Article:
This week on TalkingBizNews.com, Deputy Editor Erica Thompson reached out to Qwoted’s community of experts to ask them whether video resumes will replace the more traditional ones, and about the rise in virtual recruitment since the COVID-19 pandemic began.
Check out some of the top commentary:
Leigh Yanocha, Managing Director, Head of People Strategy at Knopman Marks Financial Training
Pre-pandemic, and especially in a work environment, video biographies are an incredible way to showcase who you truly are in a short amount of time. Giving a short bio, snapshot of your resume, and quick introduction to who you are will showcase a really personal side of your personality while speaking directly to a hiring manager, bypassing the hoops needed for the first interview. In under 30 seconds, you can grab someone’s attention, saying “Hi I’m XX, my focus is XX, I have worked at XX firm for the past XX years and I’m looking to expand and grow XX, and my greatest assets are XX.
I’ve been sent numerous videos of this kind, either via email, referral, or LinkedIn messaging. While this is growing in popularity, it always stays in my memory as a different way to get a quick idea of who someone is, what makes them special, and what exactly they’re looking for. It’s also great when these videos include recent projects someone is working on or their areas of interest. Sharing these videos, commenting, or tagging others will work to your benefit, getting it in front of more eyes, and hopefully, exactly the right person will come across it and be able to get in touch with you directly. There is no harm in sending a recording with In-Mail to a recruiter; it’s a great way to get yourself out there.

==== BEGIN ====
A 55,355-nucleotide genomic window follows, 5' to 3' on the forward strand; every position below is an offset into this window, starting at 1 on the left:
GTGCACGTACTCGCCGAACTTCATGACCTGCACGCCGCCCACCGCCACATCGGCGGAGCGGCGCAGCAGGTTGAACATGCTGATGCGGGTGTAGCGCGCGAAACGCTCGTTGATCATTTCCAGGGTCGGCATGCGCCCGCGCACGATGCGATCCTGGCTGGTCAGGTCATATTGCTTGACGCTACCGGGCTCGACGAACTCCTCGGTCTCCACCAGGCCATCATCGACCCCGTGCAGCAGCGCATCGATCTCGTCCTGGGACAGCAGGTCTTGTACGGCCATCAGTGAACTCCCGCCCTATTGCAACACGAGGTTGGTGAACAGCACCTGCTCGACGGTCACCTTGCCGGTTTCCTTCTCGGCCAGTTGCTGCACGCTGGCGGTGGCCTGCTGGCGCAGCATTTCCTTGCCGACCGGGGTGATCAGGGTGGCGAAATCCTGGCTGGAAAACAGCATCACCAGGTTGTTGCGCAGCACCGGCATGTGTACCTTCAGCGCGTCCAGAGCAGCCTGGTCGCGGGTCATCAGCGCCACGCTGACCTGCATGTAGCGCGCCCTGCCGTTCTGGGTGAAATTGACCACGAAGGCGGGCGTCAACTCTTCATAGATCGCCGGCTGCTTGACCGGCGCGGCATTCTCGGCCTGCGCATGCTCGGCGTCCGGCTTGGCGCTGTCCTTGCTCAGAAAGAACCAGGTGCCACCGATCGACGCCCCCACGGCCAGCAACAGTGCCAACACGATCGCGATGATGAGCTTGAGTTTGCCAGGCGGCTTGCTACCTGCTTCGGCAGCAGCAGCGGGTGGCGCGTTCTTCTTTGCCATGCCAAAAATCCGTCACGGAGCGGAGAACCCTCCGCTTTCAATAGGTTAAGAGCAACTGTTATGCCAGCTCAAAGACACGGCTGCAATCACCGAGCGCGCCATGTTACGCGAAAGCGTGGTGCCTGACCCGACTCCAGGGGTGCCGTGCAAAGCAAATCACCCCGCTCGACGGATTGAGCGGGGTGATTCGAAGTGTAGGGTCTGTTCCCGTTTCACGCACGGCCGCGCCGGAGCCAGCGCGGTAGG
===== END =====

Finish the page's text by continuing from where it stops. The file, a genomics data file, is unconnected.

A video-based CV may one day indeed replace the traditional CV, depending on the type of job the applicant is applying for. Videos are a great place to showcase skills around appearance, communication, editing, background design, and overall creativity. In the APAC region, one of the best ways we have seen for candidates to stand out is through LinkedIn cover story videos. Whether you use LinkedIn as a means of building and reinforcing your personal brand or use it to find your next employer, business partner, or alliance, it’s best to capitalize on every opportunity offered to gain the extra edge. In the world of marketing, we recognize that clutter is the same tactic being employed by the majority of companies trying to go from awareness to conversion.
For those in the job market, clutter is having a LinkedIn profile, a resume, and a portfolio. To stand out from the crowd of job applicants or proposal bidders, executives must now employ tools such as the cover story video as a means of demonstrating how well they can speak, communicate ideas, sell themselves, and express the value they bring to their followers. We recommend supplementing this by sharing content via text & video status updates, demonstrating the soft skills needed during uncertain hiring times, such as emotional intelligence, resilience, empathy, adaptability, and initiative. Just make sure to share personal and professional examples – where relevant – to reinforce each soft skill, which are invaluable traits in a new employee and future business partner.
It’s a dangerous fad. Research shows that stereotypically “white” and male names get more call backs on a resume. If biases are that common based on name alone, imagine what this means for looks, race, what you wear, etc.
A best practice to ensure these types of biases don’t creep into your hiring process is to always do a blind resume review (no name) and do a first round as a phone call. This allows you to focus on the content instead of being swayed by a person’s look.
I would worry about an employer trying to defend hiring decisions, as well as their ability to ensure a lack of bias in their process, by using video resumes.